Review: Honda Jazz

One of the best used cars in its class

25 May 15 Tim Barnes-Clay


  • Very light steering

  • Standard equipment is good

  • Very spacious


  • Doesn't feel robust on wide roads

  • Doesn't have a diesel option

  • Some competitors are better value

Our expert rating

The Honda Jazz is one of the UK’s most bought super-minis. It may not be sexy but it is a fun, ultra-reliable and zippy car to be behind the wheel of. Honda made a few styling changes for 2011, including new bumpers, a restyled grille and minor adjustments to the headlamps, so a car from this year onwards is your best bet.


Aside from gently updating the exterior in 2011, the Japanese company’s changes made the Jazz slicker, reducing drag by a fraction. In other words, this model onwards is faster. Indeed, the Jazz feels quicker than its on-paper figures suggest.

Whichever engine you chose, the car is always a delight, especially when driving along narrow urban streets, where Honda’s sprightly character really shows off. The only time the model feels slightly out of its comfort zone is on gusty and wide-open stretches of road, where it feels about as solid as a balloon.

Honda Jazz interior

Ride and handling

Noise levels are particularly low, and, on the whole, the Jazz's interior is a soothing place to be in. It performs well both in town and at motorway speeds. The assisted steering is feather light, meaning it’s an easy car to park, but at speed, it can be disconcerting.

Other than that, the Jazz handles all surfaces very well – soaking up the UK’s pothole-ridden roads particularly well. There is lean on corners, but this isn’t a car designed to be chucked around like a hot-hatch.

Honda Jazz from the side

Interior space

The Honda Jazz is perfect for a young family. It has enough room to hold two young children comfortably in the rear seats, as well as the paraphernalia that goes with your precious bundles of joy. However, passengers over six feet will grapple for a comfortable seating position in the rear.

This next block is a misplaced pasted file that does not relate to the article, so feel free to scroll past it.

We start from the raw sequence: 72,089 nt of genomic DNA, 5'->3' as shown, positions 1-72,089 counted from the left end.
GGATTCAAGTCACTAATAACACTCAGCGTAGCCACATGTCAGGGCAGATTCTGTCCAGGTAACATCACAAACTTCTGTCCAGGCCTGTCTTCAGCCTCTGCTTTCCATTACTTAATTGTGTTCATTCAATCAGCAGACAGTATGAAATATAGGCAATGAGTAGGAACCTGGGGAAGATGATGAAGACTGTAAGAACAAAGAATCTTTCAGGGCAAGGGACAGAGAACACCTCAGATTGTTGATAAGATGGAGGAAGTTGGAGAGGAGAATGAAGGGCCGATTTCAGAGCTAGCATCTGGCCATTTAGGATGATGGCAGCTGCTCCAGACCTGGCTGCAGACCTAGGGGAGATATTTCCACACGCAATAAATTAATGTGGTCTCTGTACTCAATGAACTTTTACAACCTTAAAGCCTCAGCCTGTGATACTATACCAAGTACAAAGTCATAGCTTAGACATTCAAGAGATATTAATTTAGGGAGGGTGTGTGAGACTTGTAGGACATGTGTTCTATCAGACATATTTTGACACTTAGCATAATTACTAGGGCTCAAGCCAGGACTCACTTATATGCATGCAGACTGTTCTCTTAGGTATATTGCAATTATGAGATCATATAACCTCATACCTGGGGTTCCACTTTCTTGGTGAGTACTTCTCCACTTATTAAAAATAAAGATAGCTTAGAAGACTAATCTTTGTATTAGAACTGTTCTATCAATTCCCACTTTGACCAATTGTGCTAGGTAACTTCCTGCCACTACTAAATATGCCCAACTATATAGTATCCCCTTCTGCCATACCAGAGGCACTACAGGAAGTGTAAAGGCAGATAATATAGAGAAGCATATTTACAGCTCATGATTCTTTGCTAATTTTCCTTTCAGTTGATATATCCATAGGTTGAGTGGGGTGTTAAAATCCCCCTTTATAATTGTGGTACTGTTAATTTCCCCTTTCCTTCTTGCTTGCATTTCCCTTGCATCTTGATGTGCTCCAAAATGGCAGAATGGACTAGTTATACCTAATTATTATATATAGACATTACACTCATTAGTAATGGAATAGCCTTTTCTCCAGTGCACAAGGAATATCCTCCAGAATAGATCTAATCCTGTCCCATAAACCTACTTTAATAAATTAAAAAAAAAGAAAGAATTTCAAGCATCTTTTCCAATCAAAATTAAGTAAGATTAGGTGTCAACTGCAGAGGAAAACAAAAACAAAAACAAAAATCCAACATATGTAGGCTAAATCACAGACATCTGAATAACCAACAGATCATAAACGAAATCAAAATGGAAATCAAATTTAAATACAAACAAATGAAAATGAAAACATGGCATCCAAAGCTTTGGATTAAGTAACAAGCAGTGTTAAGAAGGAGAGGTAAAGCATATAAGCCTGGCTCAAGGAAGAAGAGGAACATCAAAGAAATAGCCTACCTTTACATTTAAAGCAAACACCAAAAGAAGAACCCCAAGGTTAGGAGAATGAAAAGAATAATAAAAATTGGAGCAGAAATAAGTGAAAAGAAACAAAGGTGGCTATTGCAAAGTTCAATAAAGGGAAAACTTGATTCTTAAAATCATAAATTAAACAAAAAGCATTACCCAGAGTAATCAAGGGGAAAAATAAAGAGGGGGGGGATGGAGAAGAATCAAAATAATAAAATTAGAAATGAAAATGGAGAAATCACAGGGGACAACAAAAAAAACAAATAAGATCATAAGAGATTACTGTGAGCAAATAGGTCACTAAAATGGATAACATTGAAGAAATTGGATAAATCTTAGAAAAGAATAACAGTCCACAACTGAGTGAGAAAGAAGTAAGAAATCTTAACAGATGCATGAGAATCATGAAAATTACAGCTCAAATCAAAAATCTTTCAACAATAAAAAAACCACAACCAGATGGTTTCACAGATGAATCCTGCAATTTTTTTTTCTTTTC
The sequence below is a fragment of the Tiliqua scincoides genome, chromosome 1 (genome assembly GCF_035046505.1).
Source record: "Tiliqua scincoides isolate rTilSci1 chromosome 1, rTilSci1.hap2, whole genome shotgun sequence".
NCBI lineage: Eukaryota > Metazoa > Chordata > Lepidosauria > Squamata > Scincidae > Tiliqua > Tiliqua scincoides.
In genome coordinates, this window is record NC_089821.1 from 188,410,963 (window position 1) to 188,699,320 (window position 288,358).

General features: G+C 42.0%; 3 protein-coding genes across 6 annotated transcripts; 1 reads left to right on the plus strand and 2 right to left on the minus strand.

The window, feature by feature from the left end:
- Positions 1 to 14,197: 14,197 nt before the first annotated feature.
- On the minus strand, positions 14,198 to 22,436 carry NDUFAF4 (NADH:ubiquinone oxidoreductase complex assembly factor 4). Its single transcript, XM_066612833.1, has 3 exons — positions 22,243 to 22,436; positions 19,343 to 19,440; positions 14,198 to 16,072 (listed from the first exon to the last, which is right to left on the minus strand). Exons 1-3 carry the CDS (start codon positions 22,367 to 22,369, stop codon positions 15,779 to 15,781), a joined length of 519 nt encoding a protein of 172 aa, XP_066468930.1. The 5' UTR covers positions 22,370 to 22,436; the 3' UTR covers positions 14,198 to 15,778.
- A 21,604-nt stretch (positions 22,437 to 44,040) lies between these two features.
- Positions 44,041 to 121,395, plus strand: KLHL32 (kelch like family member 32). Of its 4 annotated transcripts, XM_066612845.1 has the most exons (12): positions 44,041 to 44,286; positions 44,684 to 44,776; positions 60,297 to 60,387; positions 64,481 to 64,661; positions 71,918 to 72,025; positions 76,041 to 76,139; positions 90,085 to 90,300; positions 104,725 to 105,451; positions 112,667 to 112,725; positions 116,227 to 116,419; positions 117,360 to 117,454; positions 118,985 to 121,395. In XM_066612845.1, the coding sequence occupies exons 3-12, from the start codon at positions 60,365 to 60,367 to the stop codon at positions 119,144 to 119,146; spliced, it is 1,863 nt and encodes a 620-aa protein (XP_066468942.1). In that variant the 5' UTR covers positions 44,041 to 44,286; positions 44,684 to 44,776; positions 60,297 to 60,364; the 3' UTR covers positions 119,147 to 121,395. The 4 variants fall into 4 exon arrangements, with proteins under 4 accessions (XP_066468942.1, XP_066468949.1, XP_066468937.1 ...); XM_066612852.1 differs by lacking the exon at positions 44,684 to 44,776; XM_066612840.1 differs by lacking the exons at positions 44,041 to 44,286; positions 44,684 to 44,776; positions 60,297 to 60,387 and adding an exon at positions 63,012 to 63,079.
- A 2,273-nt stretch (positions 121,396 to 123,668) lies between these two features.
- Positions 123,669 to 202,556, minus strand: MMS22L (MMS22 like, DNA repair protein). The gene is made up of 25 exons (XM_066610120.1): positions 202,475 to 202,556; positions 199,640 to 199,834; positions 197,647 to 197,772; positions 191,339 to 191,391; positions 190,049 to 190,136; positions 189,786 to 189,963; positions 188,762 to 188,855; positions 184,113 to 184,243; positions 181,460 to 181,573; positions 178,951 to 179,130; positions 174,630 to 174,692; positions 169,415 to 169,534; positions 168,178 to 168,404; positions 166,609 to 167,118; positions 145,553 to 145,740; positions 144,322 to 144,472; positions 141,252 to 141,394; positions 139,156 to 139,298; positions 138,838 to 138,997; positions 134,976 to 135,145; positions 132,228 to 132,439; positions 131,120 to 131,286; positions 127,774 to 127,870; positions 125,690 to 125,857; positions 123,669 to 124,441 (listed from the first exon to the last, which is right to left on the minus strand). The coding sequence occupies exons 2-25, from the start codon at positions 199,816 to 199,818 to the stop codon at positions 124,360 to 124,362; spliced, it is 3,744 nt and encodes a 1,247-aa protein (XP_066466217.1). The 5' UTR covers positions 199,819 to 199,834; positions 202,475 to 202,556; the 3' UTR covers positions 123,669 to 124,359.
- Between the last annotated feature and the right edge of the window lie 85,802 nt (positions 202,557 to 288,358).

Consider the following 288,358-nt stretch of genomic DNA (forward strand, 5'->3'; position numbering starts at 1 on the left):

The front seats are very supportive, but the steering wheel only adjusts for rake, not reach, so this can affect your driving position.

Honda Jazz - open boot

What to know before you buy

It is really hard to find a Jazz with any kind of a major issue. The only thing to be wary of are cosmetic marks because this hatchback will have spent most of its time in busy city or town environments. Parking scratches and dents are therefore quite likely, as are the kerbed alloy wheels and knocked wing mirrors. Therefore, closely check the bodywork and wheels in daylight on a dry day.

Honda Jazz alternatives

Alternative cars

The talented Jazz takes the fight to the likes of Skoda’s Fabia, Volkswagen's Polo, Ford’s Fiesta and the Renault Clio. Excellence and value for money incarnate, the Honda Jazz is a top product and the competition really struggles to keep up.

The brilliant Ford Fiesta is really the only used model for it to worry about. Don’t completely discount the others, though. The Skoda Fabia is good value and well put together. The Renault Clio has French style and always seems modern, but it is poky in the back. The Volkswagen Polo, although a solid and durable machine, struggles to explain its high price tag against this group of secondhand motors.

Overall verdict

The Honda Jazz is indeed a top motor, made by a company with a legendary reputation. Even if its looks won’t “wow” you, it is one of the best used cars in its class. On top of that, the model is built in Britain alongside its popular siblings, the CR-V and the Civic.

Expert review



Space & comfort

Running costs

Value for money


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